- Nigerian finance minister says country needs to tap its non-oil revenues
- Ivory Coast slashes budget on low cocoa prices, President Says
- Nigeria's Buhari Suspends Top Aides Over Graft Allegations
- Economic Growth in Sub-Saharan Africa Rebounds to a Projected 2.6% in 2017
- Kenyan Economy Expands at Fastest Pace in Five Years in 2016
ABIDJAN (Capital Markets in Africa) – Ivory Coast will soon sell Eurobonds in the West African nation’s first issuance of international debt since 2015, said Finance Minister Adama Kone.
The offering will start in the “coming days,” Kone said in comments after a cabinet meeting in the commercial capital, Abidjan. He declined to comment on the sale amount or maturity of the debt.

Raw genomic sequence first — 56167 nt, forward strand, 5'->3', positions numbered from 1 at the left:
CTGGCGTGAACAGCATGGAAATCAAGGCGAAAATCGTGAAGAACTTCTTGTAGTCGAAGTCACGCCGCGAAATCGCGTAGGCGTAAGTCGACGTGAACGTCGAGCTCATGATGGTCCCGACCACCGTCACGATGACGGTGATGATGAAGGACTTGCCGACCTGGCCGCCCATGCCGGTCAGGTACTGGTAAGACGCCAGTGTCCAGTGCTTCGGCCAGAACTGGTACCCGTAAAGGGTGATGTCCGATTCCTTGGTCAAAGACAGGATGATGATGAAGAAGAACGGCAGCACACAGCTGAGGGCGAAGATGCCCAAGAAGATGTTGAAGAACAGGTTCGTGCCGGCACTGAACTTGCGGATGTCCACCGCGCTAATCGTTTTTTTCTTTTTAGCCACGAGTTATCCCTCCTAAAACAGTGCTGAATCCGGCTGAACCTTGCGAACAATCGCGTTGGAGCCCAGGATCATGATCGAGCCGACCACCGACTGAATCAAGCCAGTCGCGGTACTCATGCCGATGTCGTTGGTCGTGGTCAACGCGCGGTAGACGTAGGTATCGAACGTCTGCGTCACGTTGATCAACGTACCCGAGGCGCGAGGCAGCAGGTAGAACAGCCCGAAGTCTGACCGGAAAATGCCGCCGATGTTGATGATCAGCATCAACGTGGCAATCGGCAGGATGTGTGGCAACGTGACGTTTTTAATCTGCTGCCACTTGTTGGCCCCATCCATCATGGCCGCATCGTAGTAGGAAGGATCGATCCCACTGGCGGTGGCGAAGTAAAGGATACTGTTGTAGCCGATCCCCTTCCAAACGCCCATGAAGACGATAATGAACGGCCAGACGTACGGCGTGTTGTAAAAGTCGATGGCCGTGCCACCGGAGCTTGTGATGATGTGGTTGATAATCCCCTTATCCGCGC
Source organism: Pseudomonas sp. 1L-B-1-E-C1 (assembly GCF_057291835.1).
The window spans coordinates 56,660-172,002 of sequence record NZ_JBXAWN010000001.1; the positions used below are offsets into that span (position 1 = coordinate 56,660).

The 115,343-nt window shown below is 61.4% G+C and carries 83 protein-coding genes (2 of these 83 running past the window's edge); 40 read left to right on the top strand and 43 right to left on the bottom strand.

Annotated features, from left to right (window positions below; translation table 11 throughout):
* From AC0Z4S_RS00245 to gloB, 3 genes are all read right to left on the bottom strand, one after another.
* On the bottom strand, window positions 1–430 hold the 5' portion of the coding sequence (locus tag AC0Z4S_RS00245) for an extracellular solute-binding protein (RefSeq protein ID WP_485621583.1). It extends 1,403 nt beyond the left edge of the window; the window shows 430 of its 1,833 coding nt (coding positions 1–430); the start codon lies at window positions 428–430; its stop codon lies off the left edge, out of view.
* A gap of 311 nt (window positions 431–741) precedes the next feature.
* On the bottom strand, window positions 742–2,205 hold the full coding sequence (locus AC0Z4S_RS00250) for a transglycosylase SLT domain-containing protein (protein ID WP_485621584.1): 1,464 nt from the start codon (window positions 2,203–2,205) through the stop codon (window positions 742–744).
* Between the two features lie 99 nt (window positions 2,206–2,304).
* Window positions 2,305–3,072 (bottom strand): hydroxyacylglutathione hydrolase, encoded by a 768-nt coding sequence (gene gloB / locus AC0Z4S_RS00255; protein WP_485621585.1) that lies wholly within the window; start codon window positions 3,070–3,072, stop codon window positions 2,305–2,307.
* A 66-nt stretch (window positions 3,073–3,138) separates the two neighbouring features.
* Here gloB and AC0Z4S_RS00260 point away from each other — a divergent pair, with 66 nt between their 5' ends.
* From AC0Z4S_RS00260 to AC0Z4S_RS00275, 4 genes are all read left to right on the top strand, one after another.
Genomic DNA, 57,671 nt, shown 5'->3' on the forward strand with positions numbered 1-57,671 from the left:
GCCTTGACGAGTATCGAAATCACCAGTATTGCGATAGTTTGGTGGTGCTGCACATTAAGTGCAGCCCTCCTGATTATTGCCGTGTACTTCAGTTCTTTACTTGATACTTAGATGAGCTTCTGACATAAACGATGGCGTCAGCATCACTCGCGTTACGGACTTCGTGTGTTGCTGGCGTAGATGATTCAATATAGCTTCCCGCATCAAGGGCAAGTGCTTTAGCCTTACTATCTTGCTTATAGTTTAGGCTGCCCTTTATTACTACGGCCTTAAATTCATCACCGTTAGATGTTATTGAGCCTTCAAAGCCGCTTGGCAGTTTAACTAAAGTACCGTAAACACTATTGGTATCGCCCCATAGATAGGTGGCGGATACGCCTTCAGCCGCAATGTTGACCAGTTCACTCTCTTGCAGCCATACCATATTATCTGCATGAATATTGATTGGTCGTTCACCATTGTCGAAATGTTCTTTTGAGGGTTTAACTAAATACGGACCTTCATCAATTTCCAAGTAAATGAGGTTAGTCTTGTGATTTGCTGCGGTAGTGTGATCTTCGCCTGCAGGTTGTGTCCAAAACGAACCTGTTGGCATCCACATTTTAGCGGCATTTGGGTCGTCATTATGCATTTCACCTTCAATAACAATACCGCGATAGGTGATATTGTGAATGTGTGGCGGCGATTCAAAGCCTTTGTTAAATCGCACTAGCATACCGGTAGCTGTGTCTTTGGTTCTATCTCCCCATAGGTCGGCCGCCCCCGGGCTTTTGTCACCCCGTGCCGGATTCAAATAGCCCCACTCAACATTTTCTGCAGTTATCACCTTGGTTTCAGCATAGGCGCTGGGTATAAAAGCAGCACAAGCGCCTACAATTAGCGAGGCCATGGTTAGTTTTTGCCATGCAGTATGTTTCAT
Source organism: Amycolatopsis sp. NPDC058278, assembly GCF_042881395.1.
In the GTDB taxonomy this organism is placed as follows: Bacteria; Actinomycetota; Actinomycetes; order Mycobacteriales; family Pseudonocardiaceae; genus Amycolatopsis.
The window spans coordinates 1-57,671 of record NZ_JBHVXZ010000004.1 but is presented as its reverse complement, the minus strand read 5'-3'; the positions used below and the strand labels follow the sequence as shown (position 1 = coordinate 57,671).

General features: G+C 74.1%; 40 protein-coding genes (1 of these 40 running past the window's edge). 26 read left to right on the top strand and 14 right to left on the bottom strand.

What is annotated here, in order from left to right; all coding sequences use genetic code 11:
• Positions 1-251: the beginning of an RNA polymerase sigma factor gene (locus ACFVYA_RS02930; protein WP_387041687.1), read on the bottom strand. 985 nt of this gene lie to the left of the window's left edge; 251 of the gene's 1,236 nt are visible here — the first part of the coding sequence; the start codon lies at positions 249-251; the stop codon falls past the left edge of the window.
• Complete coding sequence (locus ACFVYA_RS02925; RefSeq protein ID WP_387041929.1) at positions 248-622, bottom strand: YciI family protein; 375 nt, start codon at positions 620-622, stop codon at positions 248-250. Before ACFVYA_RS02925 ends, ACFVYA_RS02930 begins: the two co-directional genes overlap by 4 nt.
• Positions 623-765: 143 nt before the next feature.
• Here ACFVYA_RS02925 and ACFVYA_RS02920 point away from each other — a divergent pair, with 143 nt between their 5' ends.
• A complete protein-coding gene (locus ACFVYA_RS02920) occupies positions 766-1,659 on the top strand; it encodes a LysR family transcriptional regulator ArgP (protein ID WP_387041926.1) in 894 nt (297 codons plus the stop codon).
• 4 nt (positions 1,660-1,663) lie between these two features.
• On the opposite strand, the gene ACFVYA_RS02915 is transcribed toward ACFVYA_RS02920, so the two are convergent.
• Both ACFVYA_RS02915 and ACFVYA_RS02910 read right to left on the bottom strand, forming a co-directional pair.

The announcement comes as cocoa prices have fallen by more than a third after reaching a six-year high in July, denting revenue for the world’s biggest producer of the chocolate ingredient. The country’s government has tried to defuse military and social unrest by agreeing to pay bonuses to soldiers and making some concessions to civil servants who led a strike earlier this year.
An issuance will be the first since Ivory Coast sold $1 billion of debt maturing March 2028 two years ago.
Ivory Coast’s budget deficit will probably widen to 5 percent of gross domestic product this year, compared with government estimates of 3.9 percent for 2016, according to Renaissance Capital, because of tumbling cocoa prices and unscheduled payments to civil servants and mutinous soldiers in the past two months.